Located in the corner lot of Bangsar Shopping Centre where Chilli’s used to be, Dusun sports a spectacular layout. Many customers are initially drawn in because of the restaurant’s attractiveness (expect queues on the weekends). Brian, an architect by training, designed the orchard-like canopy overhead providing a cool, shady venue (“dusun” means orchard). Natural materials feature strongly here with stone pavers circling the circumference filled in by loose grey pebbles. Natural wood tables, rattan chairs and exposed brick are complemented by potted ferns and fiddle fig trees. It’s nothing short of breathtaking.
This + That (Starters and Single Dishes)
The starters and single dish menu is chalked full of brunch-y delights embracing punchy flavours such as charred salted sardines and melons with prawns. While keeping true to Malaysian ingredients, several dishes are presented western-style such as the minced chicken in a taco and laksa Johor served as spaghetti.
Finding it challenging to decide as we want it all, we ask Andrew to make the selections for us. I’m pleased with his first pick of Smoky Rojak Paku (RM 27), as I secretly hoped it would be on the list as I covet Malaysia’s fiddlehead fern shoots. The dish also includes chopped prawns, cockles, and coconut sambal. The grilled prawns and cockles give the recipe a rich umami finish. The kasturi lime is the hit of acid that brings it together, creating a bright and lively dish to whet our appetites.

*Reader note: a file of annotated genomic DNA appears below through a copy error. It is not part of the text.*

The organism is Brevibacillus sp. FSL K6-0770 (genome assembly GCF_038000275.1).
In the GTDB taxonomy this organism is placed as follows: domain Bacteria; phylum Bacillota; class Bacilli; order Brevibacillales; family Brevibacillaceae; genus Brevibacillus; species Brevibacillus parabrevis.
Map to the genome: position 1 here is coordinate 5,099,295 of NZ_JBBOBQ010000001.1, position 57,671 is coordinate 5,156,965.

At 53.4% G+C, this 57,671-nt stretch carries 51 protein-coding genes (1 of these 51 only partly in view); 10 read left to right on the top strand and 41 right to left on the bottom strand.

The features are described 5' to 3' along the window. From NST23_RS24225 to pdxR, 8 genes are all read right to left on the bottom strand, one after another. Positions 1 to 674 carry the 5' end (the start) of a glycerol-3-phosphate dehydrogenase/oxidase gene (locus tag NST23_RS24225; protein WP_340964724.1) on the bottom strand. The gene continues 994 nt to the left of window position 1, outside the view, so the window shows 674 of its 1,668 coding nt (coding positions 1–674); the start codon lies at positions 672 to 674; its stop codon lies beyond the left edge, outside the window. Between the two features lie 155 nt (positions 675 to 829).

Soup + Salad
Knowing Monica loves salads, Andrew chooses two for us, the Jicama Jungle Kerabu (RM 25) and Dusun Village Salad (RM 25). The Jicama salad uses a kerabu dressing, which is a traditional Malaysian salad dressed in lime, sugar, and chilli. The village salad most closely mimics a Western-style salad with green leaves and croutons. The grapefruit is the magic ingredient and is smartly juxtaposed with the sweet balsamic date vinegar.
We also try Dusun’s featured soup, the Smoked Mushroom Soup (RM 33). Using foraged mushrooms, the soup tastes expensive and rich with its deep forest, earthy notes. I try kulim oil for the first time, which is drizzled on top. Kulim oil is a revelation. I don’t know why it’s not as ubiquitous as olive oil with its nutty, garlicky flavours.
Kulim oil is used throughout Dusun’s menu, including being served as a dipping oil for the ulam bread in the smoked bread basket starter. It comes from the nut of the kulim tree, indigenous to Malaysian rainforests. You can read more about the tree on the Taman Tugu Project website.
Api — Fire Grill